Mental Health Tips for Dealing with Traumatic Events

June 1st, 2016

Sadness, fear, helplessness, and anxiety are all natural responses to the shooting in Orlando. Everyone feels and reacts to traumatic events such as hate crimes and terrorist attacks differently. There’s no right or wrong way to feel. But, if you or someone you know feels overwhelmed by the Orlando shooting, below is a list from the National Association of Social Workers, “Coping with Terrorism” of things that may help individuals cope with how their feeling.

Tips for Dealing with Traumatic Events

  • Identify and acknowledge the feelings that you may be experiencing. Understand that these feelings are a normal reaction to this event.
  • Remember that you have overcome adversity and trauma in the past. Try to remember what you did that helped you overcome the fear and helplessness in that situation. If it makes sense, do those things now.
  • Talk to others about your fears. Reach out to people who make you feel safe. If you want to be around people who are feeling similar things to you and you’re in a city that has vigils or other gatherings about the Orlando shooting, attend these events.
  • On the other hand, if you do not feel like talking, that is alright too. Some people find exercise and other active ways of releasing feelings more helpful.
  • Make efforts to maintain a usual routine.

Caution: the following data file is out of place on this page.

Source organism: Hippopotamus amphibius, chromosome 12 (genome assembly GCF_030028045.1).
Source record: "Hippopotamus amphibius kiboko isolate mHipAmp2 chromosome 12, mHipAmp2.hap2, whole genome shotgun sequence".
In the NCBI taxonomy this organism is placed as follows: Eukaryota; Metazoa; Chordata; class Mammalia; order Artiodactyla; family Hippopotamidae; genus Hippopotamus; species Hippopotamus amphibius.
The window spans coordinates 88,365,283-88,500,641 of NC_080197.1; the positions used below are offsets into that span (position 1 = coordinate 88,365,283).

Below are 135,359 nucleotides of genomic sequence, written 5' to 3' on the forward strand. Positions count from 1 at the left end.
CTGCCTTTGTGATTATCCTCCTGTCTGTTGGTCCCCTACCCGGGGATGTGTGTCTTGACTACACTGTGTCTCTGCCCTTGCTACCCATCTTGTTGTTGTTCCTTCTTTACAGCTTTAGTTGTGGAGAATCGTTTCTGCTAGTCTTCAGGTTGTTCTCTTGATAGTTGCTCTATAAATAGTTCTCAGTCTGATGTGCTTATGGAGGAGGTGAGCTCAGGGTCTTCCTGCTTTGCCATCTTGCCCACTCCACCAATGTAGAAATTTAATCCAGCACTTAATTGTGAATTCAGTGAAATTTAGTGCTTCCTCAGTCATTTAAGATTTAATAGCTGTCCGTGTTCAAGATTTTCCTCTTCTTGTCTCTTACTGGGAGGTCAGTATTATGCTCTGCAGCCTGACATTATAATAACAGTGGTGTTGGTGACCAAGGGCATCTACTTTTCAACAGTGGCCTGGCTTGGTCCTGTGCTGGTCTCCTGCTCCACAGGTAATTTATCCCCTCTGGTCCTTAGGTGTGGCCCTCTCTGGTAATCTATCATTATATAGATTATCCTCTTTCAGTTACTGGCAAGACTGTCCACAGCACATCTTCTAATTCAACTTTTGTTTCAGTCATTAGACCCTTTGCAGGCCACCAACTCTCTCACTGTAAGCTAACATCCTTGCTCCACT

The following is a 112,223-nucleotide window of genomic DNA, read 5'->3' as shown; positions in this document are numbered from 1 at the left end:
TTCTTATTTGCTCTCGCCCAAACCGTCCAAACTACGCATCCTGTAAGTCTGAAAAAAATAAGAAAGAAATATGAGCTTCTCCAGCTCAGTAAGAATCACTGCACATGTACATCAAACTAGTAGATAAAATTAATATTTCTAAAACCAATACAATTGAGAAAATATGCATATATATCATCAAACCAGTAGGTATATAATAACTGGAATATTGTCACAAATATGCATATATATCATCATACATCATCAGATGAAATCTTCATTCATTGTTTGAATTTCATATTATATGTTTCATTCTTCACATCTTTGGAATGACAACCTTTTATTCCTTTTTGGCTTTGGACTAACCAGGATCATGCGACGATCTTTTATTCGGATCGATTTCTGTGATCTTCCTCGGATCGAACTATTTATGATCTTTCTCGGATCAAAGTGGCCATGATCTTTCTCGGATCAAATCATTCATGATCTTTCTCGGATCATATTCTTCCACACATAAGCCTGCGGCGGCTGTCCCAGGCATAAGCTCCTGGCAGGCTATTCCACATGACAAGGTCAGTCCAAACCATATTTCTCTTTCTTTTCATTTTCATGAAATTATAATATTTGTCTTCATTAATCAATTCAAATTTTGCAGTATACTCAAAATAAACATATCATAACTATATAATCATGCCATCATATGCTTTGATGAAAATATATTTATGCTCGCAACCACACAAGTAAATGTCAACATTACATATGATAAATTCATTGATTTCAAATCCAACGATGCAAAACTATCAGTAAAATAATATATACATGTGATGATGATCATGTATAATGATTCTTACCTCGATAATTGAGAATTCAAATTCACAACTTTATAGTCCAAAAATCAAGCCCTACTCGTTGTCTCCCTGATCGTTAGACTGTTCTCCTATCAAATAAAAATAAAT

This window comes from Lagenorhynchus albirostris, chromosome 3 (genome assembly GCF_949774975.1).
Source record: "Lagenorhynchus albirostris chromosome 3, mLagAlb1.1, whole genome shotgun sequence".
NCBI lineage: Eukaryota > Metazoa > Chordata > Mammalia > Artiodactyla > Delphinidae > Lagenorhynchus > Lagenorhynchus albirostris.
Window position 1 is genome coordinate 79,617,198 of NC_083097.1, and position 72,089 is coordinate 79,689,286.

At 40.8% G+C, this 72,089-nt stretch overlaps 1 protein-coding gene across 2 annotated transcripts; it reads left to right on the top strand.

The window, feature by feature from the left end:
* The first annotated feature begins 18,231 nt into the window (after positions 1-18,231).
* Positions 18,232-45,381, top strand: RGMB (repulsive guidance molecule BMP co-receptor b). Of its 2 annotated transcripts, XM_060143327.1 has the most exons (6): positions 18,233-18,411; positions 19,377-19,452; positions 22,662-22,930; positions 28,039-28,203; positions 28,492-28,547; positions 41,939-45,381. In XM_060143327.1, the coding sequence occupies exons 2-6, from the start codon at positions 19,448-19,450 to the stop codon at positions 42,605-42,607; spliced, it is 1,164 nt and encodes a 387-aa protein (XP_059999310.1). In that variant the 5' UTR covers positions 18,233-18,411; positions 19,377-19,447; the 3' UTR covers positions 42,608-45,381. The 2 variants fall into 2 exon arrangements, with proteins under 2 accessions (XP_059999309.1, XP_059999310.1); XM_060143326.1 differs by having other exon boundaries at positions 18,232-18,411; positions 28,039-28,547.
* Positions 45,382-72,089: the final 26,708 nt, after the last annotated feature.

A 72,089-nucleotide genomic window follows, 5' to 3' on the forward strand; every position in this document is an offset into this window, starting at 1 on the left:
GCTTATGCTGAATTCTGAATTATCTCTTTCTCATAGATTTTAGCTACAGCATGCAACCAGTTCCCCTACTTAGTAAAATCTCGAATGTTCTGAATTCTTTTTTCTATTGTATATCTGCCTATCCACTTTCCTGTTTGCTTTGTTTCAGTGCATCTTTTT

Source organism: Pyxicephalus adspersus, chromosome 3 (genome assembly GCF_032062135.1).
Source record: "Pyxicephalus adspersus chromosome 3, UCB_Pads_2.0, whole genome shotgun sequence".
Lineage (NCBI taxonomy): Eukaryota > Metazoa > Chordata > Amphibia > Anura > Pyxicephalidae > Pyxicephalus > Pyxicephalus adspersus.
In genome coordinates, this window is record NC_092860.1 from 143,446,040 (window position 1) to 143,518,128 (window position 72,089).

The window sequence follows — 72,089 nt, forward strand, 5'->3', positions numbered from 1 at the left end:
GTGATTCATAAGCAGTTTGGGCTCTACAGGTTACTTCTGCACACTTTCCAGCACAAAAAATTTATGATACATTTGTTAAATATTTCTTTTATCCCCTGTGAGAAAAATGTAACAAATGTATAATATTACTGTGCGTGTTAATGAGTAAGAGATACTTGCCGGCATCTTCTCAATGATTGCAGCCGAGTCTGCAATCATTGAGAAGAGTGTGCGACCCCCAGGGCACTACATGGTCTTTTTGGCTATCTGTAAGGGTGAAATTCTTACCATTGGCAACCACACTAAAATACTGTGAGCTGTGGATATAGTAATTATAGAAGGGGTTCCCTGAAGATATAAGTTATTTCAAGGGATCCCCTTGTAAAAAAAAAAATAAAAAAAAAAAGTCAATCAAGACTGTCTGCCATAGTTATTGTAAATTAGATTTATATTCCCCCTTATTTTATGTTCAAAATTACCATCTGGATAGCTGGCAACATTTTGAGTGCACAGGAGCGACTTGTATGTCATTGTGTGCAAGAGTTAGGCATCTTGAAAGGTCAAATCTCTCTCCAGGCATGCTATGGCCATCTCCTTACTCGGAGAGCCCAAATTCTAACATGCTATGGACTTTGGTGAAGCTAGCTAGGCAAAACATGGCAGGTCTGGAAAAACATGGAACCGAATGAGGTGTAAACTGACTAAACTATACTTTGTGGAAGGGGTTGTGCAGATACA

• Realize that the things you’re feeling now are not permanent. They will change. Also, try to be realistic about the time it takes to feel better. It may take a while and that’s okay.
  • Recognize that the nature of terrorist attacks and hate crimes create fear and uncertainty about the future. Continue to do enjoyable things. Avoid preoccupation with the things you cannot control to the extent that they prevent you from living your normal life. If you are unable to avoid preoccupation, consider seeing a mental health provider.
  • Limit exposure to media coverage. By getting some distance from the event, by turning off the television or not logging onto Facebook as much, you give yourself a chance to catch our breath and refocus our attention.
  • During times of stress, people who have depression and other mental illnesses may see their condition worsen. These people should contact their mental health care provider, if they feel it is necessary.

Ask for Help When Needed

If these tips aren’t helping and your symptoms persist, ask for help from a mental health professional. We can help you find relief and developing effective coping strategies for dealing with trauma.

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